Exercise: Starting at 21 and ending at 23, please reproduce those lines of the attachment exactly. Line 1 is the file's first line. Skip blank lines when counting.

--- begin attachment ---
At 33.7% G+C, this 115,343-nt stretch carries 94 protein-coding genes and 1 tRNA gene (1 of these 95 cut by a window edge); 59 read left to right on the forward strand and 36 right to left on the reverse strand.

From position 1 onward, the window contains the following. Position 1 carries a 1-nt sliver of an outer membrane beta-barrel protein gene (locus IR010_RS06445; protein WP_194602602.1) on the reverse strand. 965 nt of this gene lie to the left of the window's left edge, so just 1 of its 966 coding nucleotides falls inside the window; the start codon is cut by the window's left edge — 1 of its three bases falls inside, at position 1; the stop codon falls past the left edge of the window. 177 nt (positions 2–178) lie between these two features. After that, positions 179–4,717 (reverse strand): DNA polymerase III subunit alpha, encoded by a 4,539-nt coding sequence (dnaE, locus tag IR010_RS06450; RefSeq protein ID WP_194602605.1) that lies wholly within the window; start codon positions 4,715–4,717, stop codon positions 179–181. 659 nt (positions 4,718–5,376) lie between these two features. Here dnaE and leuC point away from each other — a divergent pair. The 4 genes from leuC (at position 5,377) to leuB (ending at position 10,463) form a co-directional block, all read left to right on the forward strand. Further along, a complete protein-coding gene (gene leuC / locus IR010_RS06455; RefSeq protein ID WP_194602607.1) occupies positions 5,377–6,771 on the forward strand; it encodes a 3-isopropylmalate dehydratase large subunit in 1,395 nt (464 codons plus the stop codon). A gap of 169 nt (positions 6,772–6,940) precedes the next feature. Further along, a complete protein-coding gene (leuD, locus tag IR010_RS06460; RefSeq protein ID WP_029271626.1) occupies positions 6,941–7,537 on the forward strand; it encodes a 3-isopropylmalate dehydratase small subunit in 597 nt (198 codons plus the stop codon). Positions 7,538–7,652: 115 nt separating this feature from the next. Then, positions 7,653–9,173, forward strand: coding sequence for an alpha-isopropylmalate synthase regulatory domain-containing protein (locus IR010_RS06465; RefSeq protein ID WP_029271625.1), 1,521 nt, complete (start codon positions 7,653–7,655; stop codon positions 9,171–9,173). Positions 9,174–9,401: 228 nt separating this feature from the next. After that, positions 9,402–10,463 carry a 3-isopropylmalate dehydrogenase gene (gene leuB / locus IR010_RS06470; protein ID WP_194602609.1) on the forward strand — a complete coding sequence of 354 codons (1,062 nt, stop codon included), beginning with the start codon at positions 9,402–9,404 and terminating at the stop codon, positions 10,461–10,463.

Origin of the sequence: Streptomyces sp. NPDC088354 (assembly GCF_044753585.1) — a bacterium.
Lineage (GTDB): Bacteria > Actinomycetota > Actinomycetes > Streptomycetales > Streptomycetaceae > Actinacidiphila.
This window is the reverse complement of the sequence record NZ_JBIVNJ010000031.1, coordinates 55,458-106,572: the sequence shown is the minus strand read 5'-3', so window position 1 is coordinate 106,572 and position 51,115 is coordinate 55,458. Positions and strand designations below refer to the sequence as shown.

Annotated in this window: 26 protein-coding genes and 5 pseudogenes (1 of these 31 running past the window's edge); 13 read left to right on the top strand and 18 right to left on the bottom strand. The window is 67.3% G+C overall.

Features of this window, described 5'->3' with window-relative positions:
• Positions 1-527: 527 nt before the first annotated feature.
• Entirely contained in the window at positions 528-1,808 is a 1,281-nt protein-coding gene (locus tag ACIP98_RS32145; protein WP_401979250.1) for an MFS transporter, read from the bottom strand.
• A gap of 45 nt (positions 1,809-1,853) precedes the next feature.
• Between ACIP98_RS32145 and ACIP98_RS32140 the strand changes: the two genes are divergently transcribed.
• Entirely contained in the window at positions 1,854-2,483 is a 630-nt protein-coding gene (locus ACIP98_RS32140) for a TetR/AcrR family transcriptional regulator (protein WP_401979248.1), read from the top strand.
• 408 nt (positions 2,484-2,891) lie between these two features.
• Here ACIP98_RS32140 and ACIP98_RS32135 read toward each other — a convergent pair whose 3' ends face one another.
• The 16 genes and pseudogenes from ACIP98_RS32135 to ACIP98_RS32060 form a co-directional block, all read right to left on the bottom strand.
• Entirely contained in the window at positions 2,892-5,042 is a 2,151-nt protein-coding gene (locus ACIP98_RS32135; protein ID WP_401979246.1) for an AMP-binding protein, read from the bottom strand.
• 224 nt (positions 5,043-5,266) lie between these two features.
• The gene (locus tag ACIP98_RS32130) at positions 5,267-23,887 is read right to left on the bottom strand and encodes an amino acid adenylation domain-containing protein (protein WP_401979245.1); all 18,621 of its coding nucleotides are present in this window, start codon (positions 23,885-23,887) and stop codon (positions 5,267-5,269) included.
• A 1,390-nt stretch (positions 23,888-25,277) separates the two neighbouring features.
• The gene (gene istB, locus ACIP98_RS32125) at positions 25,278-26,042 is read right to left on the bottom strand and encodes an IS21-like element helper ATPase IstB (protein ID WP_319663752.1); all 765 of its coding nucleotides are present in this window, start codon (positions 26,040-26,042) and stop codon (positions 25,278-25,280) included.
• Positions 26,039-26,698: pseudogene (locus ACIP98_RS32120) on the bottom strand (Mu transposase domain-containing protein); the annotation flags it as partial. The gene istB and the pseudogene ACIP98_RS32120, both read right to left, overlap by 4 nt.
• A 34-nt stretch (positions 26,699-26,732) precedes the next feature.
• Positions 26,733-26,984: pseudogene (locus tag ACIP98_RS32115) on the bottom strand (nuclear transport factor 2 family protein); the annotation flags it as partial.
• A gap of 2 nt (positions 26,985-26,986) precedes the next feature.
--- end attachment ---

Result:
• Positions 26,039-26,698: pseudogene (locus ACIP98_RS32120) on the bottom strand (Mu transposase domain-containing protein); the annotation flags it as partial. The gene istB and the pseudogene ACIP98_RS32120, both read right to left, overlap by 4 nt.
• A 34-nt stretch (positions 26,699-26,732) precedes the next feature.
• Positions 26,733-26,984: pseudogene (locus tag ACIP98_RS32115) on the bottom strand (nuclear transport factor 2 family protein); the annotation flags it as partial.